Title: Fly with the Arrow
Author: Sarah K.L. Wilson
Series: Bluebeard’s Secret #1
Audience: New Adult
Length: 311 pages
Release Date: March 2, 2021
Source: Kindle Unlimited
Recommended for fans of: Alice in Wonderland, fairy tale retellings
Content Warnings: violence, murder, kidnapping
A STOLEN BRIDE. A TERRIFYING BRIDEGROOM. THE GAME THAT WILL DETERMINE THEIR FATES.
No one told her the most important law of the court – the Law of Greeting.
If they had, maybe she wouldn’t have greeted Bluebeard when he arrived to claim a mortal wife. And if she hadn’t greeted him, she wouldn’t have become his sixteenth wife or been swept away to the lands of the Wittenhame.
But if none of that had happened, then she wouldn’t have been an integral part of the game that takes place every two hundred years – a game that determines the fates of nations.
For not all is as it seems, not in her homeland of Pensmoore, not in the Wittenhame, and certainly not in her new marriage.
Fly with the Arrow is a creative retelling of Bluebeard that also draws inspiration from fantasy like Alice in Wonderland. With a mysterious curse, forced marriage, and a veryyyyyy slow burning romance I expected to love this book, but while this book has a great concept, the execution did not always meet my expectations.
Izolda initially turned me off with her “not like other girls” vibes. After inadvertently volunteering to become Bluebeard’s sixteenth human bride, I understood her fascination with him, but I didn’t quite get when those feelings became romantic. Especially since the curse prevented Izolda and Bluebeard from speaking to each other, it was hard to get a sense of their romance without the kind of banter I love in fantasy romances.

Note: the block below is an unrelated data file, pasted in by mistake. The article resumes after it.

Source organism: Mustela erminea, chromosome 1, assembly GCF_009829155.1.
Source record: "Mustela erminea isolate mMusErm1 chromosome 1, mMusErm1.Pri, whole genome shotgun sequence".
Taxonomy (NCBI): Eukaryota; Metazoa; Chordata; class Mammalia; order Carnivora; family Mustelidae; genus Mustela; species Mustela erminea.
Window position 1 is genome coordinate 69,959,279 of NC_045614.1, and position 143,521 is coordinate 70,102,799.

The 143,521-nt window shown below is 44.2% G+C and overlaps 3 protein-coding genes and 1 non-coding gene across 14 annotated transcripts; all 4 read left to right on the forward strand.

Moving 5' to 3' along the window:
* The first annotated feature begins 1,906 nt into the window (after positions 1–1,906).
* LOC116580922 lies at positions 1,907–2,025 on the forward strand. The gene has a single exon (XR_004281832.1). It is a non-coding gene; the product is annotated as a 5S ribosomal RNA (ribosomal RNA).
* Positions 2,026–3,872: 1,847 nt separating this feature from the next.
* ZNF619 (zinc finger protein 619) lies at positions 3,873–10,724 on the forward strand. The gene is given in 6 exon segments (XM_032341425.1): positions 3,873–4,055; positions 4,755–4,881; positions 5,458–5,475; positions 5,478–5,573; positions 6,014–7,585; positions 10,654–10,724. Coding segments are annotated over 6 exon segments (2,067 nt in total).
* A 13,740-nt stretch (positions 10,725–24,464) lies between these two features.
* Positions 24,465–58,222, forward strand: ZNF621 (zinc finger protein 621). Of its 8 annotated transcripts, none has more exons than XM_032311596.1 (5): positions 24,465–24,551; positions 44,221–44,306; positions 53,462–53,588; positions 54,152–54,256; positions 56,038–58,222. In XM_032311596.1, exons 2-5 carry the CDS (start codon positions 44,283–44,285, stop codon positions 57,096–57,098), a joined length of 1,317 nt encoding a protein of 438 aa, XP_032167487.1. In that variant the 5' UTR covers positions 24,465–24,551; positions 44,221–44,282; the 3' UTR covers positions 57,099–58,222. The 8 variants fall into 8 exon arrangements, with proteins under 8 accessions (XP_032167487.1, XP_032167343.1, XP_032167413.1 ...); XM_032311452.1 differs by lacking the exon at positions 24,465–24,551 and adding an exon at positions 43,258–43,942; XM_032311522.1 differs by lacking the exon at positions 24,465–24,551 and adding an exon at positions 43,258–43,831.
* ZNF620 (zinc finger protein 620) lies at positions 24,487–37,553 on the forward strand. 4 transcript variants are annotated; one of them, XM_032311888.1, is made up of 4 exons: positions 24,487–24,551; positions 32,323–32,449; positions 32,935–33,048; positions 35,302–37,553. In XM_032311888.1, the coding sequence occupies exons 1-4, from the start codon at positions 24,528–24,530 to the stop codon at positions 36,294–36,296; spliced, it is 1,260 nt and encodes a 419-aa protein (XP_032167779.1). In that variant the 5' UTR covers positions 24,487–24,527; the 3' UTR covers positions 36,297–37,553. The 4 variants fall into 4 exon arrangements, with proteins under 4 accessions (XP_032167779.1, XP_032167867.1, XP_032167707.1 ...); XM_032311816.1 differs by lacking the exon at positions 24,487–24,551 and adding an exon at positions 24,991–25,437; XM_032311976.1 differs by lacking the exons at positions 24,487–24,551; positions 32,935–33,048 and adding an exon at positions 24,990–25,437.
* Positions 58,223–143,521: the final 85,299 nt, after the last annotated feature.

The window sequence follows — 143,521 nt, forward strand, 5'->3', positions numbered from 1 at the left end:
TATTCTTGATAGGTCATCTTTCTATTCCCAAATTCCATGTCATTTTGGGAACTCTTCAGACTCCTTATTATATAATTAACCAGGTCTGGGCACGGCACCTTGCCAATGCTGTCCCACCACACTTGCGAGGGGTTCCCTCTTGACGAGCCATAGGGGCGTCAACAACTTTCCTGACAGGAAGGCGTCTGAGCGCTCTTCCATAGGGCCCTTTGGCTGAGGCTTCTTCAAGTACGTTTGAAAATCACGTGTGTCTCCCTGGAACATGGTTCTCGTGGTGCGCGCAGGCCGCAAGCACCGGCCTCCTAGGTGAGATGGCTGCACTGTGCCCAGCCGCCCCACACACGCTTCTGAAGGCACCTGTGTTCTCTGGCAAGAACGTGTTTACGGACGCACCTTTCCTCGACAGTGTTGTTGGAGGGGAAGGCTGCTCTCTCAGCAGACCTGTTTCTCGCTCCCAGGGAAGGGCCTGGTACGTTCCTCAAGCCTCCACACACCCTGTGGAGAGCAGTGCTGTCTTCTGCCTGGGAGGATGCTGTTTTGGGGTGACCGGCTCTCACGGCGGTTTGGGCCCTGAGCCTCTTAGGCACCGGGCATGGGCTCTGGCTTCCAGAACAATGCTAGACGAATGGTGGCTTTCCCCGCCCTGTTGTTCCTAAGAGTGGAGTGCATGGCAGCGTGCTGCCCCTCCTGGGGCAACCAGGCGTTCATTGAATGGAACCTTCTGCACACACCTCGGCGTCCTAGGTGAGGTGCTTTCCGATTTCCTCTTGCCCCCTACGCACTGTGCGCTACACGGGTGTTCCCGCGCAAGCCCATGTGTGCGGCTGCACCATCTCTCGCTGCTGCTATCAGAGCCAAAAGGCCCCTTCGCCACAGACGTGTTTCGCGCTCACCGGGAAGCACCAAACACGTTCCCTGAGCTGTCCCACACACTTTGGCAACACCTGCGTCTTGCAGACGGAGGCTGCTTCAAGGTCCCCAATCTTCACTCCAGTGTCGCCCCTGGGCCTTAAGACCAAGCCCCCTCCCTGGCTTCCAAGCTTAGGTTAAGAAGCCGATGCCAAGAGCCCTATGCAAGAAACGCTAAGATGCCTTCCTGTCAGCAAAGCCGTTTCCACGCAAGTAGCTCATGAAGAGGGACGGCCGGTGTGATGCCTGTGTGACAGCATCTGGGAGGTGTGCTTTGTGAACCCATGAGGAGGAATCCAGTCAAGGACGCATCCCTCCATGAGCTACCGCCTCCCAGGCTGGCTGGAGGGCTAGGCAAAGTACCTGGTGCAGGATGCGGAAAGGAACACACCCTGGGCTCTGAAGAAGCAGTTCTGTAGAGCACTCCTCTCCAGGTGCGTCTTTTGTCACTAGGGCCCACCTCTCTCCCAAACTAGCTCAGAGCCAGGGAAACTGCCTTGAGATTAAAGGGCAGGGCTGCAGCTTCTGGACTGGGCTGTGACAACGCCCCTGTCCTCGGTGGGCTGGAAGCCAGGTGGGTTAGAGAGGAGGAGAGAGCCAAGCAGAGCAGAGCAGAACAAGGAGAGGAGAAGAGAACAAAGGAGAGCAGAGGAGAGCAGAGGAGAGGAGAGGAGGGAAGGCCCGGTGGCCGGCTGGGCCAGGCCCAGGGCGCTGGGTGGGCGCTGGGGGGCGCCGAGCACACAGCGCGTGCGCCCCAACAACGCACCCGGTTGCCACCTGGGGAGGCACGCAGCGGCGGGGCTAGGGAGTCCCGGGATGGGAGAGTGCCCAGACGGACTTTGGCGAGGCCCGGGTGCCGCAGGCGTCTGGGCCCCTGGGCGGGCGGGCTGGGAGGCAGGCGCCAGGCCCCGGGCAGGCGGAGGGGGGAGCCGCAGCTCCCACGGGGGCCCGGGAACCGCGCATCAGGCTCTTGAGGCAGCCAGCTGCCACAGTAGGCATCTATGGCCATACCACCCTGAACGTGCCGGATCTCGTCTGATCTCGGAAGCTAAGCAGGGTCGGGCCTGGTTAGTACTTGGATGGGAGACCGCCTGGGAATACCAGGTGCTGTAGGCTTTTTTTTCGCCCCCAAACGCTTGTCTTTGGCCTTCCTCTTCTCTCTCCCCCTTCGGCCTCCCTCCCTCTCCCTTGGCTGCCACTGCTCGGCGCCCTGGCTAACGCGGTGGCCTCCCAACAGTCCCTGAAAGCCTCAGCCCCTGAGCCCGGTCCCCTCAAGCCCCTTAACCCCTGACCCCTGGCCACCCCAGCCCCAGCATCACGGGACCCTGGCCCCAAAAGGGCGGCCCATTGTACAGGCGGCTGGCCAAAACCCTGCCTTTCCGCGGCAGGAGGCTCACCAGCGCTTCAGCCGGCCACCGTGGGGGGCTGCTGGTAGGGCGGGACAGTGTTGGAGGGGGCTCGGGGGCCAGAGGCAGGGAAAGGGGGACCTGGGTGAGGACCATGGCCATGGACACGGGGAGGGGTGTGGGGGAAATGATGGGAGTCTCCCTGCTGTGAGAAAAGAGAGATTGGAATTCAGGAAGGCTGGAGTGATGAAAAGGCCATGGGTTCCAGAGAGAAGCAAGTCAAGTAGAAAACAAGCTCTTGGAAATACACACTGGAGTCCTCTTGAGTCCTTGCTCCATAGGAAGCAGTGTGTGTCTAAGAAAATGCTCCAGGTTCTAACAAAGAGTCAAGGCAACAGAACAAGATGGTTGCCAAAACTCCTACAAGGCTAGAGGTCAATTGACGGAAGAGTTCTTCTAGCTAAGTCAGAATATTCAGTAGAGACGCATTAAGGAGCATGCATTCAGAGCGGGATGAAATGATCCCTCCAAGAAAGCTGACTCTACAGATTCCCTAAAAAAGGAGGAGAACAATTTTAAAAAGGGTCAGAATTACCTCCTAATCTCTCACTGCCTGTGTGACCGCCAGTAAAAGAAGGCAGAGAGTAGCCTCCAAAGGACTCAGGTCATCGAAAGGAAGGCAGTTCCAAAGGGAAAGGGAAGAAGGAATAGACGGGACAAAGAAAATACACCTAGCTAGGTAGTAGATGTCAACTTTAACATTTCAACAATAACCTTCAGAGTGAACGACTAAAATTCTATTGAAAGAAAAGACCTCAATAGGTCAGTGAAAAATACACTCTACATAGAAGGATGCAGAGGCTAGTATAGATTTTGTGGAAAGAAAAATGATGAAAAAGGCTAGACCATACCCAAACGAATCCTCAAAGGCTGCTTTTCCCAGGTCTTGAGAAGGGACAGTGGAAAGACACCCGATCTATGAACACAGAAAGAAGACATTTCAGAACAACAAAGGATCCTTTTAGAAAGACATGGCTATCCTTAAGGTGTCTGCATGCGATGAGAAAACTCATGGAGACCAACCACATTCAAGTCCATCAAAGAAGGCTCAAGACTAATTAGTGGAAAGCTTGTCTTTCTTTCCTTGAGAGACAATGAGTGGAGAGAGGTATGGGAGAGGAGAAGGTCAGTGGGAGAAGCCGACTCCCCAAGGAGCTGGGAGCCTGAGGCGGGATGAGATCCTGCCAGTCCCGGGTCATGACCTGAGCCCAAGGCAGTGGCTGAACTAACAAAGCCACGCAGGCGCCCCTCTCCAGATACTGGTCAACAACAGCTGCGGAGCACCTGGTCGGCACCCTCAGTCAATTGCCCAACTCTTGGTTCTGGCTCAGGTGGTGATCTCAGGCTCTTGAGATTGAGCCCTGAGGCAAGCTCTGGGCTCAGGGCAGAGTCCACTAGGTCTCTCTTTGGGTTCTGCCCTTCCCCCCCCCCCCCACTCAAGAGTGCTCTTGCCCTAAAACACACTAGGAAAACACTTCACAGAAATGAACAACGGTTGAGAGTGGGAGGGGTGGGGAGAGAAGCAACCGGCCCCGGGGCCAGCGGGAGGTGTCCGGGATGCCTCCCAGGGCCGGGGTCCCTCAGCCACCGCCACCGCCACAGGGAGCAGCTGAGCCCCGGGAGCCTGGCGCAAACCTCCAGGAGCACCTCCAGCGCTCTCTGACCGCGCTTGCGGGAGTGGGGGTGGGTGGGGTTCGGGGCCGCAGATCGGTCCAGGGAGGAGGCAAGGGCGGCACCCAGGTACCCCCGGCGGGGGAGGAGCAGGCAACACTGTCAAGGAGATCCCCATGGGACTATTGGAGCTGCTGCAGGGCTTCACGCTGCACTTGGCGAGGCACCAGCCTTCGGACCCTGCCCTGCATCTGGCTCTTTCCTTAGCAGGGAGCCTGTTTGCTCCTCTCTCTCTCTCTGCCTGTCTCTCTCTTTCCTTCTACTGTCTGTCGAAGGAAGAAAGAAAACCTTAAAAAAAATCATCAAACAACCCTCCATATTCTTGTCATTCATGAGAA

Bluebeard is a very dark fairy tale, but I don’t think the gruesome nature of the source material blended well with the later whimsical elements like giant salamanders and walking houses. The Wittenbrand are very similar to Holly Black’s fae in The Cruel Prince, but I don’t think Wilson blended the darker and lighter sides of the fae quite as successfully.
One of my biggest issues is the length. At 311 pages, it’s short for a fantasy book, and some details really needed to be fleshed out. I was left with so many questions about the curse, the magic system, and the romance. I understand that this is the first book in a series, but I needed at least some of my questions answered to convince me to continue the series. I also think the writing could’ve used another round of polishing; some of the metaphors did not make sense. I am curious about what happens next, but with so many other books I want to read, I’m not sure I’ll ever get around to the sequels.